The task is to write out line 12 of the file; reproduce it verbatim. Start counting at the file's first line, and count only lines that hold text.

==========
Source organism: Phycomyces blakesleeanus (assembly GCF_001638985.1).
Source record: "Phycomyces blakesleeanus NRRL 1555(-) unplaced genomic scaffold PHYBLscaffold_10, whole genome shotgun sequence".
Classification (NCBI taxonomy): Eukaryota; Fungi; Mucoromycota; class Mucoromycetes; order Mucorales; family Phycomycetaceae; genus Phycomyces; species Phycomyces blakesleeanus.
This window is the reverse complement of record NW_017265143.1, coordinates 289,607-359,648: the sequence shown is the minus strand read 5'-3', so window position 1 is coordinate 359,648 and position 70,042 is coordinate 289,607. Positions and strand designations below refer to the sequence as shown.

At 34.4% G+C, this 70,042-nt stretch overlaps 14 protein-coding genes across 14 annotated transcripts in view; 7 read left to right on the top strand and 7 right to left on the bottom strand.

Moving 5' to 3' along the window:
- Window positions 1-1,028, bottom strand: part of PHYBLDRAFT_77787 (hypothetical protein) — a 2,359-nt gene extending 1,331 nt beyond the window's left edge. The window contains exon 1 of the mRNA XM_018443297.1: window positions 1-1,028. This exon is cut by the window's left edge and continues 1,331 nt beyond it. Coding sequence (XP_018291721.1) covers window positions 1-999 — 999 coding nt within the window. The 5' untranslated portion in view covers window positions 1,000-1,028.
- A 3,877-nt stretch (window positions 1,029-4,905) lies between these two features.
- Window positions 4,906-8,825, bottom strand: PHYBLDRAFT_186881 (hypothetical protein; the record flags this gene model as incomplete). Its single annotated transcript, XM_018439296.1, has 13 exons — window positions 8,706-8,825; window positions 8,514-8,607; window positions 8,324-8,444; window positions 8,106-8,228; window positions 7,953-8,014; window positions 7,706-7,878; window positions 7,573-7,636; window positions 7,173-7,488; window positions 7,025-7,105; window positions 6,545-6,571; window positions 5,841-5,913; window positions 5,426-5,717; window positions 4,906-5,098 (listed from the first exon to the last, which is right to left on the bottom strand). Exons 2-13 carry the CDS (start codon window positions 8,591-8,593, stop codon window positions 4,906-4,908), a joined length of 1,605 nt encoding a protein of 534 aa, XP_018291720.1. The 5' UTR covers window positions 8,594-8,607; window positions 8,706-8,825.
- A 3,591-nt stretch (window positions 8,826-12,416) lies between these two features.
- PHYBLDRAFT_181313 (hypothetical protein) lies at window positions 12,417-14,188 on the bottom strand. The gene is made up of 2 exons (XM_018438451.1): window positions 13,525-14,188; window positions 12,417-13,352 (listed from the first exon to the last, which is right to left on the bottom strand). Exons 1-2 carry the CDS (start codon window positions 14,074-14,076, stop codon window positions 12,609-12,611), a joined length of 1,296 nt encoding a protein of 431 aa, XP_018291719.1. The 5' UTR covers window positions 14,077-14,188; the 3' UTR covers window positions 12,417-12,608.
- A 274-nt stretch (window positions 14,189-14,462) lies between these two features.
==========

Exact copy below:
- A 274-nt stretch (window positions 14,189-14,462) lies between these two features.